Adaptive Process Simplification and Conformance Checking in Event Logs
International Journal for e-Learning Security
In this paper, we used two classes of process mining techniques (i.e., Discovery and Conformance Analysis) in order to discover models and organizational structures related to the handling of proceedings' peer reviews in an international conference in Thailand. We monitored the deviations, comparing the observed events (real-life data) with the predefined models, as well. Knowing that ProM plugins receive the input logs only in MXML (Mining eXtensible Markup Language) and XES (eXtensible Event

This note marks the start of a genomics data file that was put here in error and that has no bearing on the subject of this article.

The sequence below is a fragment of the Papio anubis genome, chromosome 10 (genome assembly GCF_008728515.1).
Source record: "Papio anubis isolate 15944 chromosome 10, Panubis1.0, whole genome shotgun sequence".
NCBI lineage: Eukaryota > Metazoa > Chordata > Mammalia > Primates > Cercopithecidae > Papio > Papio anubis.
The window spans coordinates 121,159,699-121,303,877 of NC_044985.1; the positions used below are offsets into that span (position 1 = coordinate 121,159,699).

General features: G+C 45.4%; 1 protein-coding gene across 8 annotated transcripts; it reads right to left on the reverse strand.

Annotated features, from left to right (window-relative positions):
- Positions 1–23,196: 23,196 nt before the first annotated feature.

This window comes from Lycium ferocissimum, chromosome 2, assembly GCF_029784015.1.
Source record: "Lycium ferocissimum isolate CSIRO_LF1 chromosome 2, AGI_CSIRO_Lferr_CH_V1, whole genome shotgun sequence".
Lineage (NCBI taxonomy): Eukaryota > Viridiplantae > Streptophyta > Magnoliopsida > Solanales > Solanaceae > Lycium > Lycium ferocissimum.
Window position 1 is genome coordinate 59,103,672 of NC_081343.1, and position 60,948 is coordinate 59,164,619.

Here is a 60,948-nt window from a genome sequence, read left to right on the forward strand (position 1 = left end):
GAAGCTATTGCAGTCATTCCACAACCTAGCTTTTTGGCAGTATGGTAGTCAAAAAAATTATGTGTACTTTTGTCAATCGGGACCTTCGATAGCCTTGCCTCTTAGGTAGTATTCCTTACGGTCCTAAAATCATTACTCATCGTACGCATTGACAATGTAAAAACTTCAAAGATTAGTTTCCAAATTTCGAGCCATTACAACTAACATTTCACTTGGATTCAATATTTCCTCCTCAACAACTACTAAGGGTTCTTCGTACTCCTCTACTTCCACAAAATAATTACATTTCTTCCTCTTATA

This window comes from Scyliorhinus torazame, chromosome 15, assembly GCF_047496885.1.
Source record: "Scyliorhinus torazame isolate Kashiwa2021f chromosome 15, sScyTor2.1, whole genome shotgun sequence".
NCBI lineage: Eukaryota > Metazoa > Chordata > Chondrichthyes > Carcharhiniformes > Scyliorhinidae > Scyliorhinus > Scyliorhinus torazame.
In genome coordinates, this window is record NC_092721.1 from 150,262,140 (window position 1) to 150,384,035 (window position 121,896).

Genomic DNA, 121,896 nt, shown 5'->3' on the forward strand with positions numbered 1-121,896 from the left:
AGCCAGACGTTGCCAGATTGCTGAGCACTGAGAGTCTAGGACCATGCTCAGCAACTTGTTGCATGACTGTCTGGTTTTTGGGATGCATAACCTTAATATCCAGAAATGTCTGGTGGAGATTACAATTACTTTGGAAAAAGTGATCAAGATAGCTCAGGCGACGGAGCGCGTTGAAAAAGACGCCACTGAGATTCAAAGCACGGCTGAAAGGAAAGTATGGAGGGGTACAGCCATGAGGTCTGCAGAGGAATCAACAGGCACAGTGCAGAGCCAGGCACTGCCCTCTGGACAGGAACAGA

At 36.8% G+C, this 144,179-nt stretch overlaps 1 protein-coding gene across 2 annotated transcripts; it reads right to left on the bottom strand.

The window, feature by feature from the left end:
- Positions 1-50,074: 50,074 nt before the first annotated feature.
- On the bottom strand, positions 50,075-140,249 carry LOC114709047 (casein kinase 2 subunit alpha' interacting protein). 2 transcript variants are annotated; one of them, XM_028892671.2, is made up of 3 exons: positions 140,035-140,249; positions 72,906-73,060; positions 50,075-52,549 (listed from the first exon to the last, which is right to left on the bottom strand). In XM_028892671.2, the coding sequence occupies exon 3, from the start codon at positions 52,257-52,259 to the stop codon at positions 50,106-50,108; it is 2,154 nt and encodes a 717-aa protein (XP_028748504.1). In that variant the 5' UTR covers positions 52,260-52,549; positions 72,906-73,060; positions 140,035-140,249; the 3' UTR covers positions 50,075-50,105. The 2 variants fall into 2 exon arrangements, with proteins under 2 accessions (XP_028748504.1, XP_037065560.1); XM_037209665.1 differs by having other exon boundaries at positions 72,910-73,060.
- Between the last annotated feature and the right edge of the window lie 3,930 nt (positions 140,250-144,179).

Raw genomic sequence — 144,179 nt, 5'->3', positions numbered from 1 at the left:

... tream) formats, we chose ProMimport as a framework to extract MXML log from an event log consisted of 87 cases (papers) and 3267 events. Alpha (α) Algorithm, Heuristic, Fuzzy and Social Network mining techniques (from Discovery class) were applied to automatically construct the proceedings' review models, primarily without any priori model. Though the Heuristic Miner closely followed the Alpha algorithm, the technique had the privilege to derive XOR and AND connectors from dependency relations of the event log. Next, the actual process behavior was projected onto fuzzy models. The result was an animation movie coming up with a better understanding of what has occurred in reality. Also, using Social Network Miner technique we could analyze the organizational perspective of the peer review process in terms of three metrics, namely as: (a) Handover of Work, (b) Working Together, and (c) Similar Tasks. Alternatively, having a priori model for review of the proceedings, we used LTL Checker and Performance Analysis techniques (from Conformance Checker class) to identify discrepancies between the log and the pre-defined model. After applying the LTL checking approach, the deviations were detectedleading to enrich the real model. In addition, Performance Analysis technique made us capable of projecting the bottlenecks all through the peer review system. In general, one of the main benefits of the techniques used in this paper is that information is objectively compiled. To say simple, we gathered valuable information about what actually was happening according to the review process of the papers and existing bottlenecks, and not what we just thought or expected to see happening in the event log. Considering the results of the study, conference committee chairs can better evaluate the performance of the involving reviewers (as well as team members) within the assigned tasks. This will improve the performance, efficiency and effectiveness of the handling of reviews for prospective academic/educational conferences.